Weight-loss fads come and go but the best way to keep our bodies physically fit is through a smart diet and consistent exercise; however, obtaining physical health does not need to be complex or difficult. We just need to form good habits and stick to them. You may not be surprised that the same common sense behavior holds true for obtaining and maintaining our mental health...
"The energy of the mind is the essence of life." ~ Aristotle
Since "we are what we eat," logic follows that a healthy diet is required for a healthy mind. As it turns out, the human brain is the most demanding organ in our body and what we eat helps determine how effectively we think:
- Eat Breakfast: The brain needs a steady supply of fuel (glucose) for energy and many studies have shown that skipping breakfast reduces people's performance at school and at work.
- Avoid Junk Food: Trans-fatty acids, common in processed foods such as cakes, pastries and biscuits, are the worst! They not only add pounds to your body, but are found to be correlated to several mental disorders, from dyslexia to ADHD to autism. Also, studies have shown that memory performance increases as trans-fats are decreased in our diet.
- What to Eat: Eggs, rich in choline, are used by the body to produce the neurotransmitter acetylcholine; Salads, packed with antioxidants, can keep the brain young and in shape by destroying those damaging free radicals; Yogurt contains the amino acid, tyrosine, which promotes alertness by aiding in the production of the neurotransmitters, dopamine and noradrenalin; Legumes (Beans) are high in fiber, which has been linked to improved cognition; Green Tea is rich in polyphenols (antioxidants) that help prevent premature brain aging; and, the greatest brain food, Fish, contains omega-3 fatty acids, which lubricate a developing brain and help fight off dementia.
"We are shaped by our thoughts; we become what we think. When the mind is pure, joy follows like a shadow that never leaves." ~ Buddha
We have discovered "food for thought." Now, let's take a look at "thought for food..."
Food is to our bodies as thought behaviors and mental exercises are to our mental state and the essence of our livelihood. A contented mind is a healthy mind and happiness comes from within -- it is almost entirely an internal phenomenon. External sources may bring about a short-term emotional response but long-term happiness and contentment is entirely self-created. Self-awareness is critical here. We must be "train our minds" and be mindful of what information we consume and what external sources are vying for our attention -- that those sources are leading us to ourselves and not suggesting an attractive, but misleading, path; We must learn to "be here now" and not dwell on the past or obsess over the future; and we must form those behaviors into habit to stay on our path...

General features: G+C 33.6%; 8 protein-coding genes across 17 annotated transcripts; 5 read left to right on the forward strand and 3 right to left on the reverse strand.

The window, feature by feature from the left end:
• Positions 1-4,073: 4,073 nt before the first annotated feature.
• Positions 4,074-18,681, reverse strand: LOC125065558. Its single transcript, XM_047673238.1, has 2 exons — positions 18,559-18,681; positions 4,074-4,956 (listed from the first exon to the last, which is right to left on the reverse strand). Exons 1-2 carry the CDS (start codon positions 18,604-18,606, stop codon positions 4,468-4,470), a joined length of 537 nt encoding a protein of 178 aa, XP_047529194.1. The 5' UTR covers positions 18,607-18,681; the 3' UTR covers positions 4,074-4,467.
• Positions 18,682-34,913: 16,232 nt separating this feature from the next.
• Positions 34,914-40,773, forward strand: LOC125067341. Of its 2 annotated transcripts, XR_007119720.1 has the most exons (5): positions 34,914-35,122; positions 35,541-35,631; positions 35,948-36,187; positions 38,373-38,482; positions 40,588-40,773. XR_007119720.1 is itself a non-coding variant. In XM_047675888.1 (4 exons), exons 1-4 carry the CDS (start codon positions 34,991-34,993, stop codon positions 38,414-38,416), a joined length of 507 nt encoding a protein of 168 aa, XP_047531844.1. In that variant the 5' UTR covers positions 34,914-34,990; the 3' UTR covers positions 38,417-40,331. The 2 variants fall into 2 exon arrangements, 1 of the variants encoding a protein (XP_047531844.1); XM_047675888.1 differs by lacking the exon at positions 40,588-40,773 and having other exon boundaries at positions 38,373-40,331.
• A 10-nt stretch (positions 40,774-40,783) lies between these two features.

I believe one of my favorite authors and experts on emotional intelligence and self-awareness, Daniel Goleman, makes my point better than I:
...meditation is mind training. If during [a walk] you daydream, you plan, you reminisce, you listen to some music on your Walkman, you are not training your mind at all. If during that time, however, you are more disciplined and pay close attention to what you are experiencing, like the wind on your face, the smells and what you see, and you don't let yourself get lost in thought, that is mindfulness training -- bringing your mind back to the moment whenever it starts to wander. Then you are actually acquiring mental skill. If you do that kind of practice regularly, with discipline, and you do it daily, you actually begin to reshape the brain circuitry for emotions and for perceptions in quite a powerful and beneficial way.
Now we have a foundation for placing ourselves in the present moment and for "mindfulness training" but what about those sources of information? What should we read? How do we discover ourselves? Where do we start? Of course, no one but you can tell you "how to be you" but, if you've not read the posts, "Who am I? Part One: Emotional Intelligence," and "Who am I? Part Two: Learn How You Learn," I suggest beginning there. I have also posted on attention allocation but I will yield to Goleman again to crystallize my thoughts:
If you do Tai Chi every morning, or yoga, you are doing that with your skeleto-mucular system and perhaps your attention, if you are doing it mindfully. If you are doing mindfulness meditation, you are doing it with your ability to attend to the moment. However, if you are reading a book like "The Power of Now" but don't do anything about it, you may feel great while you're reading, but it is not going to help you in the next moment. If you do a practice and train your attention to hover in the present, then you will build the internal capacity to do that as needed -- at will and voluntarily. (emphasis added)
In summary, a simple healthy diet of the right foods, the right frame of mind, and the right sources of information will combine to place us on the right path -- the one that is ours -- not the one paved by attention thieves and social conventions...
What foods work well for your brain? How do remain "mindful?" I'd love to hear the thoughts of the smartest blog readers in the blogosphere -- you...
11 Steps to a Better Brain, by Kate Douglas, et al, NewScientist.com
Boost Your Brain Power, by Dr. Maoshing Ni, Yahoo! Health
Interview with Daniel Goleman, by Dennis Hughes, ShareGuide.com
TFPAuthor, Kent N. Thune, QPFC, is the President and founder of Atlantic Capital Investments, LLC (ACI), a 'fee-only' financial planner and Registered Investment Advisory firm located in Mount Pleasant, SC.